Often, it’s the small things that make row houses special. Take away the architectural accents and you probably find yourself in a fairly basic, brick box which is why row houses have such a bad reputation for being boring. Well, we don’t like boring! Additionally, summer is the perfect time to add a little charm to your row house.
If you’re lucky enough to have a front yard there’s a lot you can do. If you mix the types of plants and flowers you have, you can transition from season to season without ever having the front of your house look bare. Small ornamental trees like the Japanese Maple, Cascade Falls Bald Cypress, and Forest Pansy Redbud are perfectly scaled for smaller homes. A nicely pruned Holly or other evergreen will provide foliage year round. Just make sure today’s perfect little tree doesn’t turn into a monster that will fall on your house in future years.
Many row house dwellers have street facing homes with nothing but a stoop and concrete sidewalk. You can still can add some nature to your facade with window boxes and container gardens. Window boxes can range from inexpensive wire baskets to elaborate wooden boxes. Because they’re small, you can experiment with different plants and flowers. If you have a black thumb don’t be discouraged, there are very hardy plants that require minimal attention, such as a Hosta. Minimal attention will keep it fairly lush and Hostas come in a variety of colors. Ivy is another nice choice as long as you watch that it doesn’t attach itself to your walls and cause damage to your masonry. As a former plant-killer, I have found that if you take the little stakes that come with the plants and use them to make a watering schedule, it works out fairly well. I use a calendar and make notes on which days I need to water which plants. The process takes about 10 minutes, once a month, but I’ve been able to keep more plants alive this year than any year previous. It helps to hang the calendar in an inconspicuous place and buy a perky watering can that you will look forward to using.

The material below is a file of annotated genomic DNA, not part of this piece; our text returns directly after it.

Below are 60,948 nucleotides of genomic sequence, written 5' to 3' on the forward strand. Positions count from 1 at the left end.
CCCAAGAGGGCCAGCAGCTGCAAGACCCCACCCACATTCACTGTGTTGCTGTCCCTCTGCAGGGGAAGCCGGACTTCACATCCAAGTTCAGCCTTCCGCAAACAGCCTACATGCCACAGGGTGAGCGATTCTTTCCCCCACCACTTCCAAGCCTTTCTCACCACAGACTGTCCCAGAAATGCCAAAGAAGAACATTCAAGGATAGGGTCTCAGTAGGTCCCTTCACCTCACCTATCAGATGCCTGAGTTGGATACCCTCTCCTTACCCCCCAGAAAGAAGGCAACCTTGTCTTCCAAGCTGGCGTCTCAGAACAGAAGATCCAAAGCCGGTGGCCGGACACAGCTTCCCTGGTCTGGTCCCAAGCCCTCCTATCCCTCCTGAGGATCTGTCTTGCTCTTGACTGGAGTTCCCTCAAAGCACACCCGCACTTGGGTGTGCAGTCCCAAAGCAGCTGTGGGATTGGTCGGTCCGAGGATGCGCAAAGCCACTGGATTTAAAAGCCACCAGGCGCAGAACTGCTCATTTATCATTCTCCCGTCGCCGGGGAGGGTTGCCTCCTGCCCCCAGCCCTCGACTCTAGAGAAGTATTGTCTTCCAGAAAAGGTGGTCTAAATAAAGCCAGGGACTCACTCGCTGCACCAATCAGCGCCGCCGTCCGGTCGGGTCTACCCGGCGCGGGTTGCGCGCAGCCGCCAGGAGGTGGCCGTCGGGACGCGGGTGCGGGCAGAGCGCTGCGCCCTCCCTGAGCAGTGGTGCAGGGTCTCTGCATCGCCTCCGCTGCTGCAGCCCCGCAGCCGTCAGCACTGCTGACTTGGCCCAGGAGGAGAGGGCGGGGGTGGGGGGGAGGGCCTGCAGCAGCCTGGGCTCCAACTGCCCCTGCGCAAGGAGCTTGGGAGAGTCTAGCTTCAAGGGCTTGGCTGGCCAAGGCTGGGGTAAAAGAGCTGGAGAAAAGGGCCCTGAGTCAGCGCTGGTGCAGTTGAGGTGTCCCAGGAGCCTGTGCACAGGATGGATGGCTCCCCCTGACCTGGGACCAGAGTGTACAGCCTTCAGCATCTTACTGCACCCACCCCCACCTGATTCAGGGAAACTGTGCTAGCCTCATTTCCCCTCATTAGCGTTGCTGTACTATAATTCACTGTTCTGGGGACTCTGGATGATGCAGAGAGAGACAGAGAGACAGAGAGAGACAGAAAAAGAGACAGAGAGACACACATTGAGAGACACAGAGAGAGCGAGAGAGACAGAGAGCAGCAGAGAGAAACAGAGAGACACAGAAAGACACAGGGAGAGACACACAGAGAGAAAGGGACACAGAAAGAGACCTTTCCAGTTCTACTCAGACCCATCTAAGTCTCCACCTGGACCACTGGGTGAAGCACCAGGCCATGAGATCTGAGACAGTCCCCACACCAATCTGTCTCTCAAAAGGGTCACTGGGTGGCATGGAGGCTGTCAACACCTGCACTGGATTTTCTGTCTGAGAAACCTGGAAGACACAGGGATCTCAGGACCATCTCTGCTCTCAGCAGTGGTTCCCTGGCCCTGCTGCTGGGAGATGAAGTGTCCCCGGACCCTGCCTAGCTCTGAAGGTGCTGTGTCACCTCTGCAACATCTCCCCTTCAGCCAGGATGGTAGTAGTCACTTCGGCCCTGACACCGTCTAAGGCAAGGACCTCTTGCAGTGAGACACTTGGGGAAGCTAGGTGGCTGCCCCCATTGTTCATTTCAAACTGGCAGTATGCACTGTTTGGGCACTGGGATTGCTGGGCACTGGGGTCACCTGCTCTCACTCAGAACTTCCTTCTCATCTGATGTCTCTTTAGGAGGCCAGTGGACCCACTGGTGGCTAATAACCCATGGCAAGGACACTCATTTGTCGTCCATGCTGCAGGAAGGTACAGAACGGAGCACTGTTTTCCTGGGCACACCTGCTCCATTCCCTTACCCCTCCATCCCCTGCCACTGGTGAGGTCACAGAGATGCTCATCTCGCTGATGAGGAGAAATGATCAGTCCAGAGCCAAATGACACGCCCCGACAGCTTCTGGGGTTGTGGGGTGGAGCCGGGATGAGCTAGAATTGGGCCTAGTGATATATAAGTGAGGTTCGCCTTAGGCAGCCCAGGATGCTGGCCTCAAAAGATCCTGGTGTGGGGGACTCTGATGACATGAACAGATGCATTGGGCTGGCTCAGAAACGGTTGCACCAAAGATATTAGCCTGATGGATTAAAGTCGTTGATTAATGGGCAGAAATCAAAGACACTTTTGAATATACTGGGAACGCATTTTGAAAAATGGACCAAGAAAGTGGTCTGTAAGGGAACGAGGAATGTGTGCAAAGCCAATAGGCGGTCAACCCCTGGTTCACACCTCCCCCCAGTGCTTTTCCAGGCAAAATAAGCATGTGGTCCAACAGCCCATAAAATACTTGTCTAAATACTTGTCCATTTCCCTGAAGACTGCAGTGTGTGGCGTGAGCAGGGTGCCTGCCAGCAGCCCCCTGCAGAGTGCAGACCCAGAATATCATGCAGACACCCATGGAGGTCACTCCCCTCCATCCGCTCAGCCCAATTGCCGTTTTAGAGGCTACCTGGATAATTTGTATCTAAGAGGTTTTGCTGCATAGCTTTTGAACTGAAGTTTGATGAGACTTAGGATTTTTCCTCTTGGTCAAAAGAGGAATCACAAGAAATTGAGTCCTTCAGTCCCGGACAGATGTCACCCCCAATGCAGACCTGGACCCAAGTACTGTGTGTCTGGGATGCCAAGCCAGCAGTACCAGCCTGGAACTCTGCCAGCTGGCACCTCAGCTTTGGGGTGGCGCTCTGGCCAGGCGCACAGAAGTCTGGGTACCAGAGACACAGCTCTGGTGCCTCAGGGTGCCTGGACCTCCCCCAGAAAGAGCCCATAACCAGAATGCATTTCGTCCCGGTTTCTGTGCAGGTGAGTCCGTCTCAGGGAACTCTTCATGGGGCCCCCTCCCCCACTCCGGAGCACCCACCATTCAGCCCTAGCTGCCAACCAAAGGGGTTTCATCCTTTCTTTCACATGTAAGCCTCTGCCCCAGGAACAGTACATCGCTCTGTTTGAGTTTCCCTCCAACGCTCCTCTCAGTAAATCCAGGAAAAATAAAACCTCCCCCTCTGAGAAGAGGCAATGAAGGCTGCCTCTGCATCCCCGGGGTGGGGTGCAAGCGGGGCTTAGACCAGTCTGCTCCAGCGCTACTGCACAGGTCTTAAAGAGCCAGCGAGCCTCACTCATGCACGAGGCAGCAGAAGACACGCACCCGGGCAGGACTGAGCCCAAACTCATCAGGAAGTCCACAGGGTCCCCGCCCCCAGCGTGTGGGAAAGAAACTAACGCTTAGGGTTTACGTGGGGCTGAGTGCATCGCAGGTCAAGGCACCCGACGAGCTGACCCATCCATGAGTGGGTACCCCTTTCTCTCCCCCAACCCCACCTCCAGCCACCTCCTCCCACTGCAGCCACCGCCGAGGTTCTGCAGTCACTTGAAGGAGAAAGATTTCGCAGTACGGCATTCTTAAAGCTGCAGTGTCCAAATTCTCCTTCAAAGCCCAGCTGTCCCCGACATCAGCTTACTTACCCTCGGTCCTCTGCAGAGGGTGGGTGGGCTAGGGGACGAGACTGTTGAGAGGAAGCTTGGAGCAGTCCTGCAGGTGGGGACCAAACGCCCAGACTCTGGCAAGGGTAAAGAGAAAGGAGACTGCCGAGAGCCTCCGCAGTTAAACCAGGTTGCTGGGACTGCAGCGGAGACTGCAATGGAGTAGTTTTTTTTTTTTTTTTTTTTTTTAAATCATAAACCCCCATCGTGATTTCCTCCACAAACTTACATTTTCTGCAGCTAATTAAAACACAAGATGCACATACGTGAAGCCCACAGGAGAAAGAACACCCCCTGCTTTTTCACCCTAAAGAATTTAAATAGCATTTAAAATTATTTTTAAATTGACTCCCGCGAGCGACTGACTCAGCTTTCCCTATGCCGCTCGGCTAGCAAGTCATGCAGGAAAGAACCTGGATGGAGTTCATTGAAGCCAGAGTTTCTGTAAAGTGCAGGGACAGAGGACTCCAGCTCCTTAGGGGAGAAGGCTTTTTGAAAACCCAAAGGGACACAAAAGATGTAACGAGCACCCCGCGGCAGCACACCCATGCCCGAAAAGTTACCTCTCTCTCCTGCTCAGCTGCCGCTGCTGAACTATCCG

Container gardens are equally nice if you have a little more room to work with. Usually you can stash a pot or two next to your stoop without getting a summons from the city for obstructing the sidewalk. A good rule of thumb is to take a look at what your neighbors have done and devise what you can get away with. Ask your local garden store what sort of plants work best in containers. To avoid people from walking off with your plants and to promote drainage, put a nice layer of heavy rocks in the bottom before you add the dirt and your plant. If you can fit a very large pot, you may even be able to grow some of the smaller ornamental trees and shrubberies.
If you’re ambitious and have a decent budget, shutters can add lots of charm. All About Shutters provides a decent repertoire of information for people looking for interior and exterior shutters. Before windows had glass, shutters would offer privacy and protection from the elements. Once glass windows began to be widely used, shutters still provided protection from storms and harsh weather. Today, most people don’t have functional shutters.
There are a few things to keep in mind if you want to install shutters on your house. If you are using functional shutters, which are especially nice if you have historic windows with glass panes that may be over 100 years old that need protecting, make sure you measure several times to make sure they’ll fit correctly. If you opt for decorative shutters, make sure you hang them close enough to your windows so that you don’t see a wide gap. They’ll look better if they look like functioning shutters instead of a random attachment.
Finally, summer is a great time to make sure the facade of your house is in good condition. No sense making it pretty if it’s falling apart. Inspect your masonry or siding for any evidence of wear or damage. Check your gutters to make sure water flows smoothly. Water can cause quite a bit of damage so you want to make sure it’s going where it needs to.